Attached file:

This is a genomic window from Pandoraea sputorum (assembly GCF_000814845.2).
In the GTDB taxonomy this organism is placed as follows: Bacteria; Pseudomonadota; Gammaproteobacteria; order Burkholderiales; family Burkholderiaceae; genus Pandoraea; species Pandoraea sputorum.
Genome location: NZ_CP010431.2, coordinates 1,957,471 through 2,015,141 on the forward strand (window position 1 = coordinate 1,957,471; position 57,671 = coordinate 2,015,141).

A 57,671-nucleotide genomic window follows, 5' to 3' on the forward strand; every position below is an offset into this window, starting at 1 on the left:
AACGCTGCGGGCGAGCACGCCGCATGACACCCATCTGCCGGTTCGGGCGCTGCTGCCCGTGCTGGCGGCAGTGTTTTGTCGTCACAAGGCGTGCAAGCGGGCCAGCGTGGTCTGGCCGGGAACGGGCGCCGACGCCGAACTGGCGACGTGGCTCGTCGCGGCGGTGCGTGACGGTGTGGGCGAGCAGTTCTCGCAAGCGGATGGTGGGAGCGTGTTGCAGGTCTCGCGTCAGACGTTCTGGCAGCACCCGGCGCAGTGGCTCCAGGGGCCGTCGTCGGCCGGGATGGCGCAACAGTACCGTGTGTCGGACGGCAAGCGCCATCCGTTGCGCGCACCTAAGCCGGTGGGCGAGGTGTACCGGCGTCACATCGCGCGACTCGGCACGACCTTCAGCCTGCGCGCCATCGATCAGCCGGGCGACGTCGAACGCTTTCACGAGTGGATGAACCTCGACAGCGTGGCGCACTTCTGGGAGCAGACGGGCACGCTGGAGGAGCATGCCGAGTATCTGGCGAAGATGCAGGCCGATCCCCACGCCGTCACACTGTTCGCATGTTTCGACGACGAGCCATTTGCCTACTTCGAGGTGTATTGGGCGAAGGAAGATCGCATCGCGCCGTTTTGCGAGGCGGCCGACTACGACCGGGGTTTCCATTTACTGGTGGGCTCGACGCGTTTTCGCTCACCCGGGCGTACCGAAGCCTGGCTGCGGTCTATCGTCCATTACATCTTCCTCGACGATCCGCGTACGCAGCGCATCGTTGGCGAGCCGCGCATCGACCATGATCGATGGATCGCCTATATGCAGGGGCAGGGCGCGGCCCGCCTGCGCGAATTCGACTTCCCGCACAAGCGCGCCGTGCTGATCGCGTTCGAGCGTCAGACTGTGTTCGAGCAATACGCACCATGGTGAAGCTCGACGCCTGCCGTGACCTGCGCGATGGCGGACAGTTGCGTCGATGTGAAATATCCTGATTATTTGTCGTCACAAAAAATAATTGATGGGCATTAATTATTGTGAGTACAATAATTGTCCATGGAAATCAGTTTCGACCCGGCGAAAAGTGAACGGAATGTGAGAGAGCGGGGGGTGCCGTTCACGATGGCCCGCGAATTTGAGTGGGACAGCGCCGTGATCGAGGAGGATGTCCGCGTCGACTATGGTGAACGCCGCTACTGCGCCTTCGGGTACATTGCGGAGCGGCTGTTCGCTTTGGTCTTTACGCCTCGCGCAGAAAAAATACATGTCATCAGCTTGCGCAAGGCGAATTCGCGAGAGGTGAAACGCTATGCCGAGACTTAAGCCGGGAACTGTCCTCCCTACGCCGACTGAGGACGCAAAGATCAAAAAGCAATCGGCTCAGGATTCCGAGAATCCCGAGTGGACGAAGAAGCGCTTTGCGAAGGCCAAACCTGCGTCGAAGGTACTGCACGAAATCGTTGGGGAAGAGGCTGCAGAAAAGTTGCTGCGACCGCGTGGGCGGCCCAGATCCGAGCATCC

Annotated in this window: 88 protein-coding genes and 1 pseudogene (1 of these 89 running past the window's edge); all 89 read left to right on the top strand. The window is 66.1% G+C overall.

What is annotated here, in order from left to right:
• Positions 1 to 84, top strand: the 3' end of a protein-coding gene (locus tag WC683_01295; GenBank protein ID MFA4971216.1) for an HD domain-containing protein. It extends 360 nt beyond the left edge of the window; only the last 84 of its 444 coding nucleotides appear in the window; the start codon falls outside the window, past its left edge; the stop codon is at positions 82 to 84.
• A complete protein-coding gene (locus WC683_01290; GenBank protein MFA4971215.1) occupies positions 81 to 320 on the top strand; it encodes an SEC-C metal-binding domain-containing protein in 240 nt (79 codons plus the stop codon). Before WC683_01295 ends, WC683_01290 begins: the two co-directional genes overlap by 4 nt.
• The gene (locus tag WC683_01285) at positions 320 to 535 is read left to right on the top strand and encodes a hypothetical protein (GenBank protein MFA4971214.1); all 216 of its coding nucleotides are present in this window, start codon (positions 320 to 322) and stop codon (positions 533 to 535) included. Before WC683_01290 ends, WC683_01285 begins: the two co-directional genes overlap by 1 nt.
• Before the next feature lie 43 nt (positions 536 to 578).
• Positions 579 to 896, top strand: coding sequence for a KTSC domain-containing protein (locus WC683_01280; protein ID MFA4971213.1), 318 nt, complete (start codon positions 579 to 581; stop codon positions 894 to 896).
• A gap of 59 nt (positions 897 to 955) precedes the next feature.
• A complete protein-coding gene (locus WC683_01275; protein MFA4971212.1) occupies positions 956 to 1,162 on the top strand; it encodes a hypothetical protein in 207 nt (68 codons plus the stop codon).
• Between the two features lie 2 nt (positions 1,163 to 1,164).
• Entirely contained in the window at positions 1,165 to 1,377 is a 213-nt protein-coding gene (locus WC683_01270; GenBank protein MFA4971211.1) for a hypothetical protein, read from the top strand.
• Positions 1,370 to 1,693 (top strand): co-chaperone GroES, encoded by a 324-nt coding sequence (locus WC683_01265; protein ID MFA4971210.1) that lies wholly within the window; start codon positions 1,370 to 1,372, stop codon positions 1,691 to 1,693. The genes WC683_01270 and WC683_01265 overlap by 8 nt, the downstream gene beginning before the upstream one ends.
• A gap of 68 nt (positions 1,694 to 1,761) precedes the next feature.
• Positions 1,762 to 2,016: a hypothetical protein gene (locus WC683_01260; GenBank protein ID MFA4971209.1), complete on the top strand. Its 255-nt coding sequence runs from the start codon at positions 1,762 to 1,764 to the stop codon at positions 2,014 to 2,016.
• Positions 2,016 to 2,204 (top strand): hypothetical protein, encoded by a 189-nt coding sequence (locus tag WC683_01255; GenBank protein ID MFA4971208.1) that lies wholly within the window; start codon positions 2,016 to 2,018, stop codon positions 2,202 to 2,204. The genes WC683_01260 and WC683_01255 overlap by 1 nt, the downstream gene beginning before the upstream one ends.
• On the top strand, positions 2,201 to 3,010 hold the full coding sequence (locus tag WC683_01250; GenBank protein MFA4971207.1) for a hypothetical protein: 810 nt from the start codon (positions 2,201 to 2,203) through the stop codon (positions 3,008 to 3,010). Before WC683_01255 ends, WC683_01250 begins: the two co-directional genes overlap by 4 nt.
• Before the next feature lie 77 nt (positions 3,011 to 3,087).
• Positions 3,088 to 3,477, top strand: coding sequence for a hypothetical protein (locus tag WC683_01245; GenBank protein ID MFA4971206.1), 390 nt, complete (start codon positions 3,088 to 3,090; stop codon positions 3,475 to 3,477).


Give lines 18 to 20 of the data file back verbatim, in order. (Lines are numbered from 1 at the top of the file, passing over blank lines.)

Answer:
• A gap of 68 nt (positions 1,694 to 1,761) precedes the next feature.
• Positions 1,762 to 2,016: a hypothetical protein gene (locus WC683_01260; GenBank protein ID MFA4971209.1), complete on the top strand. Its 255-nt coding sequence runs from the start codon at positions 1,762 to 1,764 to the stop codon at positions 2,014 to 2,016.
• Positions 2,016 to 2,204 (top strand): hypothetical protein, encoded by a 189-nt coding sequence (locus tag WC683_01255; GenBank protein ID MFA4971208.1) that lies wholly within the window; start codon positions 2,016 to 2,018, stop codon positions 2,202 to 2,204. The genes WC683_01260 and WC683_01255 overlap by 1 nt, the downstream gene beginning before the upstream one ends.